Sunday, April 26, 2015


               I had a very chatty class my first year teaching first grade. As someone who had been a very quiet student, I was taken aback by how much they could find to say to each other and how they constantly felt the need to be talking.
               At the same time, I was charged with teaching them how to read and write. So I came up with an idea.
               I obtained a classroom "mailbox" with a slot for each student. I wrote a personal letter to each student and placed it in their mailbox. I also set out some letter writing paper on each desk. At the beginning of the year, these had the date and the words "Dear" and "Sincerely" pre-written on them in the right places. Also, on the outside were written the words "To:" and "From:"

At first they would just copy what I had written to them

               In the morning when they came in, I impressed upon them that this was a quiet time. First, they were to put away their things in the cloakroom. Next, get their letter. Then, write a letter of their own - to anyone, about anything.

I never could get this child to say "she" instead of "her"

               I "delivered" these letters to the right mail slots the next letter-writing day (we did this Monday - Wednesday - Friday). I told them I would scan in the letters before I delivered them to the person they were addressed to. And I did this, too, although it took a very long time when I got home at night. It was wonderful to look at the progress they had made over the school year - from very simple letters that basically copied the letter I had written to them, to, by May, complex letters that were addressed to their friends and asked very relevant questions or said insightful things. But I did deliver the letters, and the kids were always pleased to see letters from their friends in their mailboxes. Those who did not get letters from a friend always could be sure of getting a letter from me.

You can see what they usually have their mind on - playing at each others' houses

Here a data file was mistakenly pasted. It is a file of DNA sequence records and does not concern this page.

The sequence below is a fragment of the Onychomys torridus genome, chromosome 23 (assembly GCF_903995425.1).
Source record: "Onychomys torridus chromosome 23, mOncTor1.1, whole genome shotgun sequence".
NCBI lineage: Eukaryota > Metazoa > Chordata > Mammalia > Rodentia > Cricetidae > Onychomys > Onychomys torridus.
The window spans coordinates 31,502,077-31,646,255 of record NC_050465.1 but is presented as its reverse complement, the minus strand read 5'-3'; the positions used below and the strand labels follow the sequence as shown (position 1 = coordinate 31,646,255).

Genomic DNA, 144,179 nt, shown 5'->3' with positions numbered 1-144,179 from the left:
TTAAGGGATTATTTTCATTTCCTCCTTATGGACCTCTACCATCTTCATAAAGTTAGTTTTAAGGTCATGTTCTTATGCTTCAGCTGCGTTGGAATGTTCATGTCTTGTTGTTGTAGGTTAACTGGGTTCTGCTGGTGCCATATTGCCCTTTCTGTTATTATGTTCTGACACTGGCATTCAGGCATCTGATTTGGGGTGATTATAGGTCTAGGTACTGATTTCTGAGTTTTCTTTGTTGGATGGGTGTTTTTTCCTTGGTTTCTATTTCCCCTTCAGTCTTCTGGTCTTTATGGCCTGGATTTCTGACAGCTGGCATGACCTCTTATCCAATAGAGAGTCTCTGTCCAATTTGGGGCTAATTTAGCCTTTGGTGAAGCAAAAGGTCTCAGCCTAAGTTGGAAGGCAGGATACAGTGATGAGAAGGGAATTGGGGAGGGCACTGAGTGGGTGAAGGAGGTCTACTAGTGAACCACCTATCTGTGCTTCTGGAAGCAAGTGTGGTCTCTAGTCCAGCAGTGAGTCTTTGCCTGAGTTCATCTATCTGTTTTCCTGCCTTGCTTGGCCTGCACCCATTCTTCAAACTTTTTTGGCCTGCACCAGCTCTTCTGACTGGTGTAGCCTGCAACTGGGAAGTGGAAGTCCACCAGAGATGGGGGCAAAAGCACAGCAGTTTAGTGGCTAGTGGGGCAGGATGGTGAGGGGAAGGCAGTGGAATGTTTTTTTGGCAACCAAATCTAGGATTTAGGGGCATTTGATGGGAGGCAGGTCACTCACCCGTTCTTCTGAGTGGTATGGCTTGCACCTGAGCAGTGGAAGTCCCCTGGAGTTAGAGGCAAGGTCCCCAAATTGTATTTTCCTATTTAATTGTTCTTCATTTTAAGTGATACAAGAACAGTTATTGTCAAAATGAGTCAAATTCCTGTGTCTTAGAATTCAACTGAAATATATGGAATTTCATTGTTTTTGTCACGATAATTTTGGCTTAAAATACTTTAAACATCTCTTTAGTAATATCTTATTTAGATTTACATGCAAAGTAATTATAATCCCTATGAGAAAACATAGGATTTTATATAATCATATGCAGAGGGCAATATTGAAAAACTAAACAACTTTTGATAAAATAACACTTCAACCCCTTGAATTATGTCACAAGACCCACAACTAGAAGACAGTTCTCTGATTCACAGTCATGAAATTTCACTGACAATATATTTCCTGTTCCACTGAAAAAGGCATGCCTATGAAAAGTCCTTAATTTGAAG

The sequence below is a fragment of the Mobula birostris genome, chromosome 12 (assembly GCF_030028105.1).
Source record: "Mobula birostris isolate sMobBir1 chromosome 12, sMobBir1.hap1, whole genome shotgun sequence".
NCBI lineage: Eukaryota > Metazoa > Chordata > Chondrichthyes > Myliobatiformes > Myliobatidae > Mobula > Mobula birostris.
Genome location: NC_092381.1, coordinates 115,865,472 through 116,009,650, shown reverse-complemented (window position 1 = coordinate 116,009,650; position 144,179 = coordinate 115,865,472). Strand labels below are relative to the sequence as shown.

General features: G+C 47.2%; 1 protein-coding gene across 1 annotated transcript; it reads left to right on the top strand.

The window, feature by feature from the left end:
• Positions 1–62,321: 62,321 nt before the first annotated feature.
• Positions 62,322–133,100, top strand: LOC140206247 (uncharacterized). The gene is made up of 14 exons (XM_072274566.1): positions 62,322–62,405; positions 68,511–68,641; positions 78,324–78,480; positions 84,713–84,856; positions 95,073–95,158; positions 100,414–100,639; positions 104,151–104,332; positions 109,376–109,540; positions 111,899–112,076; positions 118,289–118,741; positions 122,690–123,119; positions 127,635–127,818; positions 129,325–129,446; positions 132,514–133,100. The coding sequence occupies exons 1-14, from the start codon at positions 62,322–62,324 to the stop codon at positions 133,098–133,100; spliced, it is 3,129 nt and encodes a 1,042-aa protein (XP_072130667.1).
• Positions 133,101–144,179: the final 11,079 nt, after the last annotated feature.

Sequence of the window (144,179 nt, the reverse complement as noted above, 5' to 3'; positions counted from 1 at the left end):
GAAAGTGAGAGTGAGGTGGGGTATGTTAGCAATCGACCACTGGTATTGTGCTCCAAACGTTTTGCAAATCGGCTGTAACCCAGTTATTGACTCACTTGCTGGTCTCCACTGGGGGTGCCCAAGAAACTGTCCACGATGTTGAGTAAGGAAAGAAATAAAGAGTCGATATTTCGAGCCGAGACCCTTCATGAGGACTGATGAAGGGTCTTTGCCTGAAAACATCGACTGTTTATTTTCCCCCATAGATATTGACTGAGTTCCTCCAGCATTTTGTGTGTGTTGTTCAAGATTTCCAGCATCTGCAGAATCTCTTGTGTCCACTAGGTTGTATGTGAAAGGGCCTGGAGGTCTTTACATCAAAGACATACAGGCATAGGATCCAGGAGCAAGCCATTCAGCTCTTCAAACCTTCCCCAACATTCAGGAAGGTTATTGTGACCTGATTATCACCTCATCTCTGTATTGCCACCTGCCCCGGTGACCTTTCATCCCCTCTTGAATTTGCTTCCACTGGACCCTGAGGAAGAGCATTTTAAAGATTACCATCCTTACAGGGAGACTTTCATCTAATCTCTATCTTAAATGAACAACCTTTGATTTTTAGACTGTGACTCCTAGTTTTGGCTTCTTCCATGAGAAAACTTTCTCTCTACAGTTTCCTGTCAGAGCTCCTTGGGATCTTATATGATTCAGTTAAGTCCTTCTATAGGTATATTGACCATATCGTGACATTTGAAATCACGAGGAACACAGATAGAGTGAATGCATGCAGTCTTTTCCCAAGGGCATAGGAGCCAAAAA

I was surprised to find that, especially at first, a lot of kids copied my letter word-for-word, even though it didn't make sense out of context, and my use of check boxes (Do you like candy? Check Yes or No) really caught on. I would go from student to student, encouraging them to ask and tell about things they were interested in and helping them sound out the words (or just draw a picture).

I would let them draw a picture if they couldn't spell a word. So here, the child is saying "I love stars"

               This was a great part of my pedagogy because it taught the children that reading and writing can also be social things, something I don't think they would have otherwise understood at that age.

"Why do you don't want come over my house no more? Why do you don't go to the mall with me."

               And at the end of a long school day, it really pleased me to sit down and read what the children had written to each other (again- I did warn them I would do this!), and marvel at the great strides in writing that they were making, at their creativity and the interests they would reveal in their letters. And of course I got a lot of sweet letters written to me.

This girl was very gifted and insisted I teach her cursive - she signed her name in cursive.

Steps for Implementing Letter-writing
  1. Get a mailbox or document holder with enough slots for all of your students.
  2. Number or name the slots.
  3. Write a letter to each of your students and file them in the slots.
  4. Provide letter-writing paper (perhaps with fields filled-out).
  5. Have the children write letters silently in the morning.
  6. Take up the letters and scan them at home right after writing time.
  7. Deliver the letters, plus ones you have written to fill gaps, to the slots the next letter-writing day.
If you use this activity, you can see what your kids are thinking. This was a troubled child.

               I would recommend this activity to any educator, but I want to warn you that it is a lot of work. One of my major duties every weekend was to write up to three personal letters to 24 different children- I often included sketches or doodles, since I can draw, and I was trying to hold their interest in the written word. It was important to me that I not duplicate the letters, because I can assure you that the children were comparing the letter they had gotten with their friends'. When you get tired, of course you can just make sure to write to the ones whose classmates are not writing to them, but you want everyone to get a letter from their teacher at least once a week. I would say it took at least five hours a week to write the letters, but to me, it was well worth it. It did take several more hours a week to scan all of the children's letters in, but I don't think this is necessary (it was just very important to me and assisted me in making a portfolio of each child's work).

"Do you like to read"!

You can see my use of check boxes became very popular

               If you are a teacher and you decide to adapt this activity to your classroom, I would love to hear how it turns out. I can tell you, it did not cause these chatty children to be any quieter, as a rule- but I like to think it gave them a new appreciation for what writing can do.

This was from letters I had them write before they went out of school for Christmas Break. I was very surprised to read this!

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